He went into the deal trying to add some bucking horses to his string. Tommy Steiner was buying a couple hundred horses to see which ones had the heart, power, and temperament to be part of his rodeo stock. One of the best looking horses was a registered Paint horse, who was rumored to be one of the toughest in the pen. A price of $400 was agreed upon.
After the trip from Wyoming to Texas, the horses were bucked out on the ranch. The paint horse had a decent trip. Unfortunately for Steiner, it was its best trip. As the summer wore on the horse became less and less powerful. After a summer of outs, the horse was put to pasture, hoping rest would reignite its career. Before its next out, however, someone came to the ranch and offered $600 for the horse. Steiner complied. The man took him to horse shows and fairs and eventually sold him to Lamar Hunt, owner of the Kansas City Chiefs. Needing a mascot for his newly relocated franchise, an offer was made to purchase the paint bucking horse for $5,000. Steiner accepted and “War Paint” became the mascot of the Kansas City Chiefs.
Sometimes we get it wrong. Looks can be deceiving. “War Paint” had the perfect build for a bucking horse, but made its fame as a mascot. When I think of the 12 disciples no one really sticks out as a high profile pick. Every time the fishermen who followed Jesus are mentioned as fishing, they hadn’t caught anything. Matthew was a traitor to his people, and a sub-human to Rome. In the Ancient Near Eastern lunchroom, Matthew didn’t have a table to sit at. This seems to be the case for most of the people whom Jesus found himself with. They were people that the world had misjudged and undervalued.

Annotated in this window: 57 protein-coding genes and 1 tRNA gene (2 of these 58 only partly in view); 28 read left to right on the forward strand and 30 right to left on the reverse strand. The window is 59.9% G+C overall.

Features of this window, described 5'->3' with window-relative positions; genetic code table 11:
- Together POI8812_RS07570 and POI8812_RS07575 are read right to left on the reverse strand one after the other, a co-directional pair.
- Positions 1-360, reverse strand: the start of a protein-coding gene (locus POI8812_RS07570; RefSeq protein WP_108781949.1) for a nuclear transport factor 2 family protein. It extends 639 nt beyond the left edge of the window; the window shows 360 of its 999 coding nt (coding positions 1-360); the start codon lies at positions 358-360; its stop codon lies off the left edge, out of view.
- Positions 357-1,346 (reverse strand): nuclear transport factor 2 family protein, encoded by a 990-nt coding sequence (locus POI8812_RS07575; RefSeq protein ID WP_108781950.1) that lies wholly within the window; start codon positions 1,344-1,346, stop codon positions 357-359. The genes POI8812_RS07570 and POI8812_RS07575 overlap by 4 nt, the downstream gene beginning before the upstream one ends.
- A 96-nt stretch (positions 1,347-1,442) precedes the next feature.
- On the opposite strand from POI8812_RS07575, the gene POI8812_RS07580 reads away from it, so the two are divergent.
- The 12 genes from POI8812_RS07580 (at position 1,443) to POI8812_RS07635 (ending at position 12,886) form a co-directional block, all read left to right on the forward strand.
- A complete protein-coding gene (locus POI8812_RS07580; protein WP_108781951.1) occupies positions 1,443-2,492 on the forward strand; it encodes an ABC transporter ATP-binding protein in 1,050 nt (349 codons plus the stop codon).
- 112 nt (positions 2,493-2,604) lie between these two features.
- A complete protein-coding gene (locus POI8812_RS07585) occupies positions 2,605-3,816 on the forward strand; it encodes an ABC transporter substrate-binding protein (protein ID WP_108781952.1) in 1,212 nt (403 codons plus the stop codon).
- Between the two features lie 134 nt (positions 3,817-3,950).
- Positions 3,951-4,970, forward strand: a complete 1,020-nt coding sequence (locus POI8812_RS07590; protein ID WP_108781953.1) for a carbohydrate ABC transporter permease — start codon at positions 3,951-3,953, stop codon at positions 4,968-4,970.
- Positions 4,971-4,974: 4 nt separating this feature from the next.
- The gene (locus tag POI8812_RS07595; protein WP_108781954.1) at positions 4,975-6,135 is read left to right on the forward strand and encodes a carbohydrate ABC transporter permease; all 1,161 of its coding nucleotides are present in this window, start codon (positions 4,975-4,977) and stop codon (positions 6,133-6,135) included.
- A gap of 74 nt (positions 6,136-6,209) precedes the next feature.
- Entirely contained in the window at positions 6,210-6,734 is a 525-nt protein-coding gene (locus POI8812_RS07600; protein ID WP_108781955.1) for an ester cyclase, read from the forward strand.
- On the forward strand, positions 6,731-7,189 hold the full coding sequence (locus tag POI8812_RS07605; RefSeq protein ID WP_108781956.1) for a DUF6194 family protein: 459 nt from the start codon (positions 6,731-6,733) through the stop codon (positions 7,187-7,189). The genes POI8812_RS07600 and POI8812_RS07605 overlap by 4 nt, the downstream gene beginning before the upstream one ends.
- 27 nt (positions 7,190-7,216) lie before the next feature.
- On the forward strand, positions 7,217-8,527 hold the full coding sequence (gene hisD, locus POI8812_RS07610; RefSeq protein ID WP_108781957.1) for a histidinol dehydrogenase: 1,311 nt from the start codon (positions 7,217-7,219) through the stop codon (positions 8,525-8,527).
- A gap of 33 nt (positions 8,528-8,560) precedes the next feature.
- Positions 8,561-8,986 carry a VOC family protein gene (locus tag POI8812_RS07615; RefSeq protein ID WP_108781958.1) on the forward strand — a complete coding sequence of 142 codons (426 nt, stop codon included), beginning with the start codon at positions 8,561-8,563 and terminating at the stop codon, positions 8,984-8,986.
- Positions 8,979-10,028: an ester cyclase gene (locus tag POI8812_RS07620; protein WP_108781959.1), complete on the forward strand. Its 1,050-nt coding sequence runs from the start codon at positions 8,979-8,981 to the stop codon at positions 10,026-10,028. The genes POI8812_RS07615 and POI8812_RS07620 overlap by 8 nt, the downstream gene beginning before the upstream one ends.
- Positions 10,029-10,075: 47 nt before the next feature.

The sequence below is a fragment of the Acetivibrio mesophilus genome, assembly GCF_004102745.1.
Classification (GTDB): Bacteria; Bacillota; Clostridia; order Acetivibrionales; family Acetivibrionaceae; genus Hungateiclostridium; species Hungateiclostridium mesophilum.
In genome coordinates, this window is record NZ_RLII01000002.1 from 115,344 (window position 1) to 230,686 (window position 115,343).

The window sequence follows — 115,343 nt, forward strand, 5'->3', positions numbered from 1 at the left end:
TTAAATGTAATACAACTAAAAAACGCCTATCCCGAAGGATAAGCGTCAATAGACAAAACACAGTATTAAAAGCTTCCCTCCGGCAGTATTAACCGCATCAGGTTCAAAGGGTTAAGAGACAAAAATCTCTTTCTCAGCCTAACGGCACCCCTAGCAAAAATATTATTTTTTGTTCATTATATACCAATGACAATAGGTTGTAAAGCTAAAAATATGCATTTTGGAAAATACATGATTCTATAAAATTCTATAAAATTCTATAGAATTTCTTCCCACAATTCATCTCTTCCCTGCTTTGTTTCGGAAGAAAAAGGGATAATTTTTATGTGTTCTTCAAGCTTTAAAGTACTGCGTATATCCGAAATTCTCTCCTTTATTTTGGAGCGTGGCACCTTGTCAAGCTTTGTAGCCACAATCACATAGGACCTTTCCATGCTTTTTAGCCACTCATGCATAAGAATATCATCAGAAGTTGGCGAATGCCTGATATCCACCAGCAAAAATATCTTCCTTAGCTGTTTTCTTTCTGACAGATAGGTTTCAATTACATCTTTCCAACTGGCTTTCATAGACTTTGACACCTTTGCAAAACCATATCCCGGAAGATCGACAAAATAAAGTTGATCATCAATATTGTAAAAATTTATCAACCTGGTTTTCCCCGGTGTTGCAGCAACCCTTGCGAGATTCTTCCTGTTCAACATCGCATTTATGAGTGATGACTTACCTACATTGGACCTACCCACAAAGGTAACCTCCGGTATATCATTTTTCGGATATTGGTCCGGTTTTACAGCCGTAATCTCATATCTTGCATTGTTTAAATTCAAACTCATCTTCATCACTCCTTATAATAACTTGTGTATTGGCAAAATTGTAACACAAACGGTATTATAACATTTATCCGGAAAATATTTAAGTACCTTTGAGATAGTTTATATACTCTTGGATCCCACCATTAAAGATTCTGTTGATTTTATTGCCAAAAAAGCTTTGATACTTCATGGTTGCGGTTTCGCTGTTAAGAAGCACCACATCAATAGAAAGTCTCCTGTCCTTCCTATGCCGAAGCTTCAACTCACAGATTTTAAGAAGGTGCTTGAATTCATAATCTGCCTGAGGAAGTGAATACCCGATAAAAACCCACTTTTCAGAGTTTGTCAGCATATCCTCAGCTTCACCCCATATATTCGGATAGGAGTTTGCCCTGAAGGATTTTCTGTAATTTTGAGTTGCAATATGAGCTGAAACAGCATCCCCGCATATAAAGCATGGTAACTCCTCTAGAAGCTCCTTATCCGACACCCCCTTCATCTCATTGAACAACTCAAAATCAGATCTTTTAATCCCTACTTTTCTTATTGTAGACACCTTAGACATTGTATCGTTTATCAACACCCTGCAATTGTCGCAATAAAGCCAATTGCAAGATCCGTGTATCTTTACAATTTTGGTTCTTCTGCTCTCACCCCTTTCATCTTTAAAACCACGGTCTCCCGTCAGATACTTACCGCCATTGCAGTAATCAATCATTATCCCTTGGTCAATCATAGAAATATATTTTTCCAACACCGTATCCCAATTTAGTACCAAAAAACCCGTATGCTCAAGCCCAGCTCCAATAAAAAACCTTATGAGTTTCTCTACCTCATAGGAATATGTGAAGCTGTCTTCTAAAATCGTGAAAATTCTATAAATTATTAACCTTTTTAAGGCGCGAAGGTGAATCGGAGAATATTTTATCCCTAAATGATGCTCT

The down, the out, the also-ran, and the forgotten are the very people, which caught the eye and garnered the time from Jesus. May our eyes behold those that need them and our time be allocated to those whom Jesus would be with. There are those who are hurting, sick, vulnerable, exhausted, and down-trodden who cross our paths everyday and I too often turn the other way to those that are judged as more worthy, more helpful to my standing, or more important to the task at hand.
Bucking horses and mascots are still horses. Each used for different purpose and each requiring different skills. But they still eat hay, roll in the dust, and make road apples. Jesus had an ability to see people as exactly what they were: people. Whether they were a centurion, an abandoned woman, a leper, or a tax collector; He saw everyone with their own problems in need of a Savior.
I too am one of those people and I pray that I see those around me the same way.
St. John, Bob. On Down the Road: The World of the Rodeo Cowboy (Prentice Hall: Englewood Cliffs, N.J.) 1977
Hay season means different things to different people. For those of us between the ages of 12 and a long 55, that means hot temps, hay hooks, sultry eves, and short water breaks. It’s the best stay in school lesson a boy can have. The short breaks are greatly welcomed. I am glad life is not lived at hay season’s pace. I learned this twice in the during a week in July.
The week began on the first day, Sunday, preaching at Hartford. We left there and drove to Greeley, Colorado and spent the night. The next morning we hung out in Greeley and visited some awesome people that I will write about at another time. My family reunion began Monday afternoon in Larkspur, so we headed down there after seeing all that Greeley had to offer. Wednesday night brought the Franklin County Christian Youth Rodeo where I needed to be at 5pm. I left Colorado Springs at 6:30 am to get to the rodeo. After a 9 hour drive, 2 stops, and 15 sermons on the iPod, I arrived at my destination where I fought bulls horribly. My performance that night has haunted me ever since. I came home around 3 and slept a short few hours before getting up to do some chores…I am still hazy on how I got home.
This nect Sunday morning (a day of encouragement) I preached in Hartford as well. We had left early, but a flat tire had delayed us. Thinking I would have plenty of time to get my head right before preaching, my down time was gone before I had to preach. As I stepped up on stage, my mind was racing and my thoughts garbled. As I began the message that morning, the rodeo and my current situation spun around my brain and I came to this realization: rest has got to be a bigger part of my life.
Sleep is not the issue. I have had plenty of sleep. Rest is not sleep. Rest is “time between”. It’s that time where you are doing things that fill your spirit, ease your mind, challenge your heart, and get energized. It is “time between” the tasks before you.